Where do superstitions come from?

teded:

Are you afraid of black cats? Would you open an umbrella indoors? And how do you feel about the number thirteen? Whether or not you believe in them, you’re probably familiar with a few of these superstitions. So how did it happen that people all over the world knock on wood, or avoid stepping on sidewalk cracks? 

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Well, although they have no basis in science, many of these weirdly specific beliefs and practices do have equally weird and specific origins. Because they involve supernatural causes, it’s no surprise that many superstitions are based in religion. For example, the number thirteen was associated with the biblical Last Supper, where Jesus Christ dined with his twelve disciples just before being arrested and crucified. The resulting idea that having thirteen people at a table was bad luck eventually expanded into thirteen being an unlucky number in general.

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Now, this fear of the number thirteen, called triskaidekaphobia, is so common that many buildings around the world skip the thirteenth floor, with the numbers going straight from twelve to fourteen.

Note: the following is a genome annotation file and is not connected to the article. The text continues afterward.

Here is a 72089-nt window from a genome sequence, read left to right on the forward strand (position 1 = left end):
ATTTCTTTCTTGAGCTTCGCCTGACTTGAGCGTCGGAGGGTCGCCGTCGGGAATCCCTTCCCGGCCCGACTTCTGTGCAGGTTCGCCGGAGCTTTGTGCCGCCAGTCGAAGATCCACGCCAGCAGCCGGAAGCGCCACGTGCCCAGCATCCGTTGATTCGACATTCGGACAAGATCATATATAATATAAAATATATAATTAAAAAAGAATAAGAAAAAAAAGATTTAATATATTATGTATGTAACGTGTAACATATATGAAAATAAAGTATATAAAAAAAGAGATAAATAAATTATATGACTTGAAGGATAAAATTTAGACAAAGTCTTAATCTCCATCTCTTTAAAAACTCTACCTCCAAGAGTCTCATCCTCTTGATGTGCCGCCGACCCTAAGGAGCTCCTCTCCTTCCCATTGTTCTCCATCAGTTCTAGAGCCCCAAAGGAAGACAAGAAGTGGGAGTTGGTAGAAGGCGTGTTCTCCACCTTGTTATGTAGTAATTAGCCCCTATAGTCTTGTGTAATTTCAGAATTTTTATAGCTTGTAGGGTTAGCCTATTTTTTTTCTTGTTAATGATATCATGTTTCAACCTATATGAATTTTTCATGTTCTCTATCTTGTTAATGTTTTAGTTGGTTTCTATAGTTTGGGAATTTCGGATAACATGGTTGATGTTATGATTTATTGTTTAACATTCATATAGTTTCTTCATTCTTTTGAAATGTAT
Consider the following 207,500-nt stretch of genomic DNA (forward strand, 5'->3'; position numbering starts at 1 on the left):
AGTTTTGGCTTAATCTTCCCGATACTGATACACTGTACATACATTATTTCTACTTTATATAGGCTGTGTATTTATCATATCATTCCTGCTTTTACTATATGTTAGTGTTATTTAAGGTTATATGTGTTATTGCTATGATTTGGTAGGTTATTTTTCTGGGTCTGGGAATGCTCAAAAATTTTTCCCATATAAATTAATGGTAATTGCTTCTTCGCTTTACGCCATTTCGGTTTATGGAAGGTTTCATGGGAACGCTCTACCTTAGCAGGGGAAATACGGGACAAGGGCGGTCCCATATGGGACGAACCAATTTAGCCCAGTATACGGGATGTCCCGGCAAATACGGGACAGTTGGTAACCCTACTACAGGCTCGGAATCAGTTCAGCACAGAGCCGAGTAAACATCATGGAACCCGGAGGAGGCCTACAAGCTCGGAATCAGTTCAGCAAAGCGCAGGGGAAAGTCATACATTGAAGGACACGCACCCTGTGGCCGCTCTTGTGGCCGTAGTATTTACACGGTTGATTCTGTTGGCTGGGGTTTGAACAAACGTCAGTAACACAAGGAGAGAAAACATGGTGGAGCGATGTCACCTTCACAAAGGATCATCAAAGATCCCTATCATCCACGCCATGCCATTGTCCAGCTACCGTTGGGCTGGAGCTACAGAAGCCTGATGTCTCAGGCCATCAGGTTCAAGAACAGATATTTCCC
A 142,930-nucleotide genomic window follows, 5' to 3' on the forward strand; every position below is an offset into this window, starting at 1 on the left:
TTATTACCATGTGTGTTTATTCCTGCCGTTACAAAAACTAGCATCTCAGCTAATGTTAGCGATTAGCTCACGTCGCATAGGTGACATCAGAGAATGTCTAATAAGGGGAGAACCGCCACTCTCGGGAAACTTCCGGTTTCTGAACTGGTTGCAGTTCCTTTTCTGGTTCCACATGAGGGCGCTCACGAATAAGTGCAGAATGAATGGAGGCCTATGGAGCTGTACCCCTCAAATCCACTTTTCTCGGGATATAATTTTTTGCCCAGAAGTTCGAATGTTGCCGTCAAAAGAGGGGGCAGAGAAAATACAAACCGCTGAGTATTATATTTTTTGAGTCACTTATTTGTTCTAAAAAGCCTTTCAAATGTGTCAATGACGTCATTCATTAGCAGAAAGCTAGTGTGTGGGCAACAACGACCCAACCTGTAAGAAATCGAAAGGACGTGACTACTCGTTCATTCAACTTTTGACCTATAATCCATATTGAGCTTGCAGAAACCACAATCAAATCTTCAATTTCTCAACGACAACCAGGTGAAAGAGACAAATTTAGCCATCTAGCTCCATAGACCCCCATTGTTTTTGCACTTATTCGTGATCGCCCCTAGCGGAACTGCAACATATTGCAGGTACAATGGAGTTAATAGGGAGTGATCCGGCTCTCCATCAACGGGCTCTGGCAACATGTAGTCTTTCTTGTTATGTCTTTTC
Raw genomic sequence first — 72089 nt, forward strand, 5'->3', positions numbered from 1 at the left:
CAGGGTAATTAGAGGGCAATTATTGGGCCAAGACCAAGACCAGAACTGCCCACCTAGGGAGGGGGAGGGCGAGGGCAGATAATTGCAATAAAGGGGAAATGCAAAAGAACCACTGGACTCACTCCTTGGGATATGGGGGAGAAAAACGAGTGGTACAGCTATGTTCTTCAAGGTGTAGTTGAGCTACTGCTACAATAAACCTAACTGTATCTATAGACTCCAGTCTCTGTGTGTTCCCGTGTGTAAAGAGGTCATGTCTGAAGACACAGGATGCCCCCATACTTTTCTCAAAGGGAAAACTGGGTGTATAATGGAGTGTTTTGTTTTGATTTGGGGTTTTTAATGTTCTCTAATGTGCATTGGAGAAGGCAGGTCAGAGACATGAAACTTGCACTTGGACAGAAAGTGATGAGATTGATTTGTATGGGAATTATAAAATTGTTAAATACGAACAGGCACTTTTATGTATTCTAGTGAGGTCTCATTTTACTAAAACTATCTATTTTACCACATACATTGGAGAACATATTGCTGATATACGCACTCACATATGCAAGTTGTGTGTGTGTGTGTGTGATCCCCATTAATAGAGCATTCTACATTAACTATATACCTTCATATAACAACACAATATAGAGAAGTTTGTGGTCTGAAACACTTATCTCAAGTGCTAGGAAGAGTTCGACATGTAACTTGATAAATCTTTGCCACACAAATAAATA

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But not all superstitions are religious. Some are just based on unfortunate coincidences and associations. For example, many Italians fear the number 17 because the Roman numeral XVII can be rearranged to form the word vixi, meaning ‘my life had ended’. Similarly, the word for the number four sounds almost identical to the word for death in Cantonese, as well as languages like Japanese and Korean that have borrowed Chinese numerals. And since the number one also sounds like the word for must, the number fourteen sounds like the phrase must die. That’s a lot of numbers for elevators and international hotels to avoid!

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So why do people cling to these bits of forgotten religions, coincidences, and outdated advice? Aren’t they being totally irrational? Well, yes, but for many people, superstitions are based more on cultural habit than conscious belief. After all, no one is born knowing to avoid walking under ladders or whistling indoors, but if you grow up being told by your family to avoid these things, chances are they’ll make you uncomfortable, even after you logically understand that nothing bad will happen.

So, while we can’t cure your fear of the number 13, we can assure you that you are not alone! We cordially invite you to our next round table discussion, consisting of you…and 12 other people…. 😉

From the TED-Ed Lesson Where do superstitions come from? – Stuart Vyse

Animation by TED-Ed & @jefflebars

Watch out y’all. It’s Friday the 13th.